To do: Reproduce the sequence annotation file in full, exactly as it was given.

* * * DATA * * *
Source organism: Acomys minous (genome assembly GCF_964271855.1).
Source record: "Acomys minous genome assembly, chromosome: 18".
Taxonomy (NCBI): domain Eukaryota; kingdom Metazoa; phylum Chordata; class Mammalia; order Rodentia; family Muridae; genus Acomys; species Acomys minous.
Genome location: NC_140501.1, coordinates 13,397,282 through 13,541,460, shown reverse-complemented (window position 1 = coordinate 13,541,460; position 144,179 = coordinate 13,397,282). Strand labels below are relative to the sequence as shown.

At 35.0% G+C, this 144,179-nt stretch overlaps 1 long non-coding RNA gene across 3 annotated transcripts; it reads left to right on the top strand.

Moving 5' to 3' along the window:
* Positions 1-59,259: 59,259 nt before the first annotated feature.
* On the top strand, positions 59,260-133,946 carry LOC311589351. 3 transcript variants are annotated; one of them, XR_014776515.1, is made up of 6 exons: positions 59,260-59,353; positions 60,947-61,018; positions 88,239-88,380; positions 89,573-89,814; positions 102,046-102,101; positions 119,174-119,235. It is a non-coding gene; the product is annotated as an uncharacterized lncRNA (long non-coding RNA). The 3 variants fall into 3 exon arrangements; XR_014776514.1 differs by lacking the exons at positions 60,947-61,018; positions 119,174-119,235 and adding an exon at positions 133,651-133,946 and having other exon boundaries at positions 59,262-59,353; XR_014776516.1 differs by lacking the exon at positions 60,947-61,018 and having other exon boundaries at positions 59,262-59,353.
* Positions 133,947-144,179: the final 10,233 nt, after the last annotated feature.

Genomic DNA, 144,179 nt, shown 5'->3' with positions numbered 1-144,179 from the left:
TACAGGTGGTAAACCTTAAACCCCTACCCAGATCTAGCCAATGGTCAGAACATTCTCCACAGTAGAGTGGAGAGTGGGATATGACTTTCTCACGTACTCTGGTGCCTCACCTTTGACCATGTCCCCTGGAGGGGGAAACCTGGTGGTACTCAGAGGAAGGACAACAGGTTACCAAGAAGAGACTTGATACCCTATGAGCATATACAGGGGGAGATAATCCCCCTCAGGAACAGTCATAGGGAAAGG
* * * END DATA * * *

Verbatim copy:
Source organism: Acomys minous (genome assembly GCF_964271855.1).
Source record: "Acomys minous genome assembly, chromosome: 18".
Taxonomy (NCBI): domain Eukaryota; kingdom Metazoa; phylum Chordata; class Mammalia; order Rodentia; family Muridae; genus Acomys; species Acomys minous.
Genome location: NC_140501.1, coordinates 13,397,282 through 13,541,460, shown reverse-complemented (window position 1 = coordinate 13,541,460; position 144,179 = coordinate 13,397,282). Strand labels below are relative to the sequence as shown.

At 35.0% G+C, this 144,179-nt stretch overlaps 1 long non-coding RNA gene across 3 annotated transcripts; it reads left to right on the top strand.

Moving 5' to 3' along the window:
* Positions 1-59,259: 59,259 nt before the first annotated feature.
* On the top strand, positions 59,260-133,946 carry LOC311589351. 3 transcript variants are annotated; one of them, XR_014776515.1, is made up of 6 exons: positions 59,260-59,353; positions 60,947-61,018; positions 88,239-88,380; positions 89,573-89,814; positions 102,046-102,101; positions 119,174-119,235. It is a non-coding gene; the product is annotated as an uncharacterized lncRNA (long non-coding RNA). The 3 variants fall into 3 exon arrangements; XR_014776514.1 differs by lacking the exons at positions 60,947-61,018; positions 119,174-119,235 and adding an exon at positions 133,651-133,946 and having other exon boundaries at positions 59,262-59,353; XR_014776516.1 differs by lacking the exon at positions 60,947-61,018 and having other exon boundaries at positions 59,262-59,353.
* Positions 133,947-144,179: the final 10,233 nt, after the last annotated feature.

Genomic DNA, 144,179 nt, shown 5'->3' with positions numbered 1-144,179 from the left:
TACAGGTGGTAAACCTTAAACCCCTACCCAGATCTAGCCAATGGTCAGAACATTCTCCACAGTAGAGTGGAGAGTGGGATATGACTTTCTCACGTACTCTGGTGCCTCACCTTTGACCATGTCCCCTGGAGGGGGAAACCTGGTGGTACTCAGAGGAAGGACAACAGGTTACCAAGAAGAGACTTGATACCCTATGAGCATATACAGGGGGAGATAATCCCCCTCAGGAACAGTCATAGGGAAAGG